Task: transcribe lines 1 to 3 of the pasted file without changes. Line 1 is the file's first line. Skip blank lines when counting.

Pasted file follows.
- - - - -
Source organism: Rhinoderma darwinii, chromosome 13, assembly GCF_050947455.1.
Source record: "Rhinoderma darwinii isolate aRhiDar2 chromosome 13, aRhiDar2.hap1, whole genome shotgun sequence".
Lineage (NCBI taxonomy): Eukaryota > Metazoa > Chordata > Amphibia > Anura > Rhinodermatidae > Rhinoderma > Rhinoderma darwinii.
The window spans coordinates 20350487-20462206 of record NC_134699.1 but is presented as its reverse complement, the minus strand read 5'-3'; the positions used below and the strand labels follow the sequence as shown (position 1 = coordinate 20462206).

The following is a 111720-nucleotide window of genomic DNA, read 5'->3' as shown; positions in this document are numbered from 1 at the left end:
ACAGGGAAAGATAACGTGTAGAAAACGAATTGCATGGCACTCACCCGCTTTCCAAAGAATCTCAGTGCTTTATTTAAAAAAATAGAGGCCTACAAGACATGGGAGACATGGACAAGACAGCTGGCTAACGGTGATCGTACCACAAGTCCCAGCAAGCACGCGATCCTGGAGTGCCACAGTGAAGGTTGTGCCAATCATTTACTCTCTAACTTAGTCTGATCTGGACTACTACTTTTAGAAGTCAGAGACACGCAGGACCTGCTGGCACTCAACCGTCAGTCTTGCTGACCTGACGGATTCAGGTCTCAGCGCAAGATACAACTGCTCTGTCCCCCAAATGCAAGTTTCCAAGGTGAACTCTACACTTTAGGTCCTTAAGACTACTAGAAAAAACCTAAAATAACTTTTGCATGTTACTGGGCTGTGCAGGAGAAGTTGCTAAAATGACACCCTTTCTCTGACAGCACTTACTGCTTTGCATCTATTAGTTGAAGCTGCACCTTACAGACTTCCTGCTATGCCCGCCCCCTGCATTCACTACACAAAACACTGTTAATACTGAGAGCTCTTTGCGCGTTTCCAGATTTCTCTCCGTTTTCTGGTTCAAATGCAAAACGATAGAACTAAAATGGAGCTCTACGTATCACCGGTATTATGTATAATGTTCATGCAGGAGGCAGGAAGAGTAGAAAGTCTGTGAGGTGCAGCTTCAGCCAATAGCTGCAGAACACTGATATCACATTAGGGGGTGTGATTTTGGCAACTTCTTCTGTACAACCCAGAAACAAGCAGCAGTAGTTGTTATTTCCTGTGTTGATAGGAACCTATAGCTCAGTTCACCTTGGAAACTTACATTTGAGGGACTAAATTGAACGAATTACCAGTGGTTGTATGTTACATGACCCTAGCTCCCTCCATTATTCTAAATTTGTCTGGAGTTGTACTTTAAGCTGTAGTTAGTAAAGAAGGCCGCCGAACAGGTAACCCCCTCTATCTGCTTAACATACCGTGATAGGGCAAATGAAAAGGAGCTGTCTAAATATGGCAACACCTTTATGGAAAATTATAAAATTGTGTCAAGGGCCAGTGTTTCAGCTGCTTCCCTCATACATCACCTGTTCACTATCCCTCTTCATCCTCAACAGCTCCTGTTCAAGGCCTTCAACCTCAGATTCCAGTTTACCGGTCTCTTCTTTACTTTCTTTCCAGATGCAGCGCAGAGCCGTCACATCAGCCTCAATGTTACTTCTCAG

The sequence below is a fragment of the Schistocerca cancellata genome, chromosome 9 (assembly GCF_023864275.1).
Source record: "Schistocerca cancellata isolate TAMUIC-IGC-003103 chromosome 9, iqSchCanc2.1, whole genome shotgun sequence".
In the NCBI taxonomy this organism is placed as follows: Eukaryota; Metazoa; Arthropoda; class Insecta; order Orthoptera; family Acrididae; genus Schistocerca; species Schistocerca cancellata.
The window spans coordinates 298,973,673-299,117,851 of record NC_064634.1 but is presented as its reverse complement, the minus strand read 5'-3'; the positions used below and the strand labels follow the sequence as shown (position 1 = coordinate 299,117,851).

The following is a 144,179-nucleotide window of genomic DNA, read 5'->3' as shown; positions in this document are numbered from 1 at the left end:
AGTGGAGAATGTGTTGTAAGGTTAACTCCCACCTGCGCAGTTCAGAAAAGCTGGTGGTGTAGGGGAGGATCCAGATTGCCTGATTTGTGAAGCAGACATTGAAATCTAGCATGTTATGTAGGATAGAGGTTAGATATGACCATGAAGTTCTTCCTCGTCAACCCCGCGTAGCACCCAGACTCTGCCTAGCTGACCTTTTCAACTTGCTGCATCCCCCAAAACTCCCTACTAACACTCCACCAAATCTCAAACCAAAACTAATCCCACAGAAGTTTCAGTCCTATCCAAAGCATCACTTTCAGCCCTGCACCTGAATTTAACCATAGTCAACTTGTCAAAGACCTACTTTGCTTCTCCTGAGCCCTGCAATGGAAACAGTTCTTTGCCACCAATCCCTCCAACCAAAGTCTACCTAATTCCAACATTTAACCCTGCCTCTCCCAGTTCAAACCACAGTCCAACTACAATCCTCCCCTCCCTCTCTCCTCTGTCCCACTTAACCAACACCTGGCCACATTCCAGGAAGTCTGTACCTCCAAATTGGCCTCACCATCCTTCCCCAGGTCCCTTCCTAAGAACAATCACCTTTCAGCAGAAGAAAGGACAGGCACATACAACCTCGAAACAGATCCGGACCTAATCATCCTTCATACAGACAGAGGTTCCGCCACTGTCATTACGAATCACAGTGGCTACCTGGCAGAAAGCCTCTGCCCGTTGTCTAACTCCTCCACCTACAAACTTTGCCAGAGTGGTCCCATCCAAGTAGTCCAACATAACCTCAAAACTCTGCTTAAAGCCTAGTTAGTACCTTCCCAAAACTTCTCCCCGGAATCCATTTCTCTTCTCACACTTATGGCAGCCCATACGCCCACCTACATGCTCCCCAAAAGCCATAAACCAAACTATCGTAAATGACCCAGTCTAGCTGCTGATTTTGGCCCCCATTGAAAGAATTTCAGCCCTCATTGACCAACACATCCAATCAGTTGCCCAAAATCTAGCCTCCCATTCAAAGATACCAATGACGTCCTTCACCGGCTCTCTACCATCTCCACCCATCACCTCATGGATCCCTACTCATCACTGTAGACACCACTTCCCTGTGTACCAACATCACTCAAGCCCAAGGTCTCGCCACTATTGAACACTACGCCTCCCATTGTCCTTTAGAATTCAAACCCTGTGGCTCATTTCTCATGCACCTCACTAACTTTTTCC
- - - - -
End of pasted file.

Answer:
Source organism: Rhinoderma darwinii, chromosome 13, assembly GCF_050947455.1.
Source record: "Rhinoderma darwinii isolate aRhiDar2 chromosome 13, aRhiDar2.hap1, whole genome shotgun sequence".
Lineage (NCBI taxonomy): Eukaryota > Metazoa > Chordata > Amphibia > Anura > Rhinodermatidae > Rhinoderma > Rhinoderma darwinii.